I feel for ya, there really isn't much out there that blows wind up the skirt, so to speak ;-). I will say this, the manufacturers have painted everybody into a corner with what they are offering. It is almost like they are forcing you to buy multiple motorcycles to exactly fit the various types of riding, the VFR the closest to being the swiss army knife of any of them. But it is not perfect either. The only advice I can offer is this: do not compromise, it will only lead to heartache and frustration. You need to ask yourself: can I really get what I want for $15k? That is the million doallar question. Best of luck, it isn't gonna be easy.
     
  4. OCLandspeeder

    OCLandspeeder New Member

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    The 8th Generation VFR800's closest competitor in price and content is the Ducati SS, yet the Ducati is faster because it is a lot lighter and has more torque and a bit more top end power. Honda is asking buyers like me to ignore the power and weight deficit at the same price point. I did see two NEW 2015 VFR800's at my dealership and the bikes were heavily discounted to a mere $8k. I was tempted for a moment but I would only be buying the bike on price alone. I wanted something that was more exciting than my current VFR800 so thank goodness I didn't let my guard down and sign on the dotted line!
     
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  5. OCLandspeeder

    OCLandspeeder New Member

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    Yes I agree with what you said regarding backing customers into the respective classes to encourage multiple bike purchases. I also agree I do NOT want to compromise any longer and this is why it has taken me a while to come to terms. The Suzuki is 90% of what I want. Missing a good instrument cluster and a quickshifter, and a sexy body. The performance is 100% there. The Ducati is 80% of the performance, available with a quickshifter. The looks is 100% there. Reliability is a definite concern. The Kawasaki is very, VERY close in checking all the boxes, except weight. Still, lighter than my VFR800 by a good 20 lbs. and it makes up for it with A LOT more power than the Ducati. 25 rwhp is something I can't "fix" with an exhaust and tune.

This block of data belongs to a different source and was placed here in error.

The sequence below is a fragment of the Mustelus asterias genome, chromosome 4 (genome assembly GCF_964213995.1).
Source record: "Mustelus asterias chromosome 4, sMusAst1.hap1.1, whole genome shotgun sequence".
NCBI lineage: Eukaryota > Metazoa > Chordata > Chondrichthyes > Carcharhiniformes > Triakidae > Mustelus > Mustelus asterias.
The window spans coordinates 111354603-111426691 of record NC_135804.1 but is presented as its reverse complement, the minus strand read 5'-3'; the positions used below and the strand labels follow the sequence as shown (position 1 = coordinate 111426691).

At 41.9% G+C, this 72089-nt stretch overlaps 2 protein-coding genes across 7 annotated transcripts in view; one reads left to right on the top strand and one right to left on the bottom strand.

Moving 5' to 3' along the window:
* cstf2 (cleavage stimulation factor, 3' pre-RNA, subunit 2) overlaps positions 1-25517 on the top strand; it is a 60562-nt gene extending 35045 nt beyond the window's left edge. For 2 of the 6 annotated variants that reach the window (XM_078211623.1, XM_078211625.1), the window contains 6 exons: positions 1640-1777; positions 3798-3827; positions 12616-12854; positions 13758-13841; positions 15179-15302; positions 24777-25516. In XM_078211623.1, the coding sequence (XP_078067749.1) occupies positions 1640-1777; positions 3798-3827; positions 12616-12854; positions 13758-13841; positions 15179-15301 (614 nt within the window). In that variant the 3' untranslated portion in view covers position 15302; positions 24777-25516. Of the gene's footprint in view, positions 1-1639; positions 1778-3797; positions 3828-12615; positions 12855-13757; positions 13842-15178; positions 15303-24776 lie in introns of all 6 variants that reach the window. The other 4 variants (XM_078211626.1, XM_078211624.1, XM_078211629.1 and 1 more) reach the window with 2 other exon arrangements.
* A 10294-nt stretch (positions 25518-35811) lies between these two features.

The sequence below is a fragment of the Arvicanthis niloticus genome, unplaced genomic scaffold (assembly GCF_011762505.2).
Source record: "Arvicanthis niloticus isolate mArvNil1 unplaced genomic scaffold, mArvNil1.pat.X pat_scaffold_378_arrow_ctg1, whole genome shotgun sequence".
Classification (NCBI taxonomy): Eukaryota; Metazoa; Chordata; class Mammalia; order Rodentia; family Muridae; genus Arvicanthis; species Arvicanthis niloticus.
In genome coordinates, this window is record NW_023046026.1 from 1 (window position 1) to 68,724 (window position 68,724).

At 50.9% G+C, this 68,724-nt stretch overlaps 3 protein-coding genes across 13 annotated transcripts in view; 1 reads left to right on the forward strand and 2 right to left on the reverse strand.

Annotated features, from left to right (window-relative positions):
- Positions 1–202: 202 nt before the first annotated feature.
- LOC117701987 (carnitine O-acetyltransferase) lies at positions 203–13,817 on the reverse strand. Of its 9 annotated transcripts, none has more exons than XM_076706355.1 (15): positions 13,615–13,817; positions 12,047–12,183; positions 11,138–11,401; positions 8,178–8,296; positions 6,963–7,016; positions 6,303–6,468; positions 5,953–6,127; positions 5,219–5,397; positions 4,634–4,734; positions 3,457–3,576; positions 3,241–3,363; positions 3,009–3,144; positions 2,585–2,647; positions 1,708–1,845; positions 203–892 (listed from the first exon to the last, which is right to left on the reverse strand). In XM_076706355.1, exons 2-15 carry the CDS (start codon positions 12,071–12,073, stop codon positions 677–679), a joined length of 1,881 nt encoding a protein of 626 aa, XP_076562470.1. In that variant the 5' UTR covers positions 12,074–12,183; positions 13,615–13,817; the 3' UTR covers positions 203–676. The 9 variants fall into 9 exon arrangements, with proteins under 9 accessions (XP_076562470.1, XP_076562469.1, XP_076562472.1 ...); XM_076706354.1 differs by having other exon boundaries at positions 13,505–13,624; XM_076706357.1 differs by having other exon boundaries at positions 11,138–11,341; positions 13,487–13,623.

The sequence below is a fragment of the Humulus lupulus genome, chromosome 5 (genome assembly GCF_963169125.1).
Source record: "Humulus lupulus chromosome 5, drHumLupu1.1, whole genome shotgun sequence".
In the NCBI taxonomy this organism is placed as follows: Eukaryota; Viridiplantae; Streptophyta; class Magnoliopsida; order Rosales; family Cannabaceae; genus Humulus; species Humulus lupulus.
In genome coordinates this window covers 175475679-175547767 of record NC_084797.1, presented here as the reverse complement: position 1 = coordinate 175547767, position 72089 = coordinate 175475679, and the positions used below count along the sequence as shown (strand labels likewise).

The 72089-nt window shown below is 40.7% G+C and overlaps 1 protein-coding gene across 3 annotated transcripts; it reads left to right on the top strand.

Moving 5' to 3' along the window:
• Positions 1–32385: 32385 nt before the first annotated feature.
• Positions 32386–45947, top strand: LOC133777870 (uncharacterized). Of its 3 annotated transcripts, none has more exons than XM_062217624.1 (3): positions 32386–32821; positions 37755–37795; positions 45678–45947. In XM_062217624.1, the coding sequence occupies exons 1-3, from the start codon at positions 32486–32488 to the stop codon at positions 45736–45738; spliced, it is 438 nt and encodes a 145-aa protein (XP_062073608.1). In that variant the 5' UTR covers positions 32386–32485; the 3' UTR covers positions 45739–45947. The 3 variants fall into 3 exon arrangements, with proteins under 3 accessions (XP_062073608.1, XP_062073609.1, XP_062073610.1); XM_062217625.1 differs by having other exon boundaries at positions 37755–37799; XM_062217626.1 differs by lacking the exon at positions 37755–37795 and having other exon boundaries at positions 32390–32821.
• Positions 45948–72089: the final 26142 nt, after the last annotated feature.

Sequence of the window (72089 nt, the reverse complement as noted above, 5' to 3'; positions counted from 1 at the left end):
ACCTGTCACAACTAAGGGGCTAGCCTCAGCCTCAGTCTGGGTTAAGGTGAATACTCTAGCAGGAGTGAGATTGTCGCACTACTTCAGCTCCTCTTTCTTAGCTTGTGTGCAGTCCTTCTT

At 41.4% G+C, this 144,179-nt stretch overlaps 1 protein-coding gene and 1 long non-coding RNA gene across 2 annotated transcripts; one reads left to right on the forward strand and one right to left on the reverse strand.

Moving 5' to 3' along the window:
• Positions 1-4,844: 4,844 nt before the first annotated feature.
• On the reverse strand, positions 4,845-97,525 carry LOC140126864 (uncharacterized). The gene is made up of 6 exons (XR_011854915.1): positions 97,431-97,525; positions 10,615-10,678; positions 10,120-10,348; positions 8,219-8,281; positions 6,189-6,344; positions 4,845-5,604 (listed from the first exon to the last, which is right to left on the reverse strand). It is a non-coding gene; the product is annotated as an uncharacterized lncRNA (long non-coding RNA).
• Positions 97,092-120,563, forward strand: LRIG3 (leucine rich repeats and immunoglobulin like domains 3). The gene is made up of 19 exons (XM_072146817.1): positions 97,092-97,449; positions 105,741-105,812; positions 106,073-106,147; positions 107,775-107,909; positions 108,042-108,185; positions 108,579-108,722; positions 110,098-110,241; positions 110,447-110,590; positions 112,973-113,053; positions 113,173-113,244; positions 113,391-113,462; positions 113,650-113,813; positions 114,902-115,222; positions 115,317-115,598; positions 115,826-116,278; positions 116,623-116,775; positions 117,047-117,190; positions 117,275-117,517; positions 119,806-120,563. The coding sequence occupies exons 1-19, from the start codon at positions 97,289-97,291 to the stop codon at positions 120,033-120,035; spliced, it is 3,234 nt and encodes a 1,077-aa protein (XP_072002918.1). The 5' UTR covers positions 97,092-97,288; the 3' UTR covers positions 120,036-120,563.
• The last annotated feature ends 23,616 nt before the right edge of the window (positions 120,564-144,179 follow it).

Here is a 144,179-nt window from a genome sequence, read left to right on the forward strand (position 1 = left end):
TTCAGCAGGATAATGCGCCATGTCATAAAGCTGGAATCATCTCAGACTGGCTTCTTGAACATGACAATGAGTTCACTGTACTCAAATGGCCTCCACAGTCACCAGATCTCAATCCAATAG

6. bk94si

    bk94si Insider

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    I know it doesn't have a full fairing but FZ-09's are supposed to be pretty nice.
     
  7. VFR4Lee

    VFR4Lee Member

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    The newer Ducatis have longer service intervals than the older ones, and are supposed to be more reliable. I have a 2014 Monster 1200, valves checks are every 18,000 miles. Claimed weight with all fluids is 460 pounds, HP and torque are much higher than the VFR. The price on the Termignoni exhaust is insane, but the stock pipes sound good to me. :italy:
     
  8. OCLandspeeder

    OCLandspeeder New Member

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    I test rode a Triumph 765R. Fantastic machine. FAST! Light, very light. QuickShifter and Ohlins was icing on the cake. I took it on the freeway, and immediately knew it wasn't for me. The naked bike windblast is not something I've learned to cope with before and now. The one I test rode had a small screen also and it put the wind right underneath my helmet so it was noisy. At speeds above 85 the wind pressure on my chest started to bug me. So no naked bikes. Just doesn't fit my style even though I do like their looks. Holding on tight at the handlebars at higher speeds is tiring.
     
  9. Viffer J

    Viffer J New Member

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    The Ninja 1000, especially the 2017+, checks all the boxes, I was almost about to buy one and what stopped me was the insurance rates on it. I recommend checking your insurance rates first, I was shocked at what they quoted me, and I have a clean record. Good luck with your hunt, keep us posted on what you go with, I'm always looking for new bikes, just habit.
     
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  10. Bat-1

    Bat-1 New Member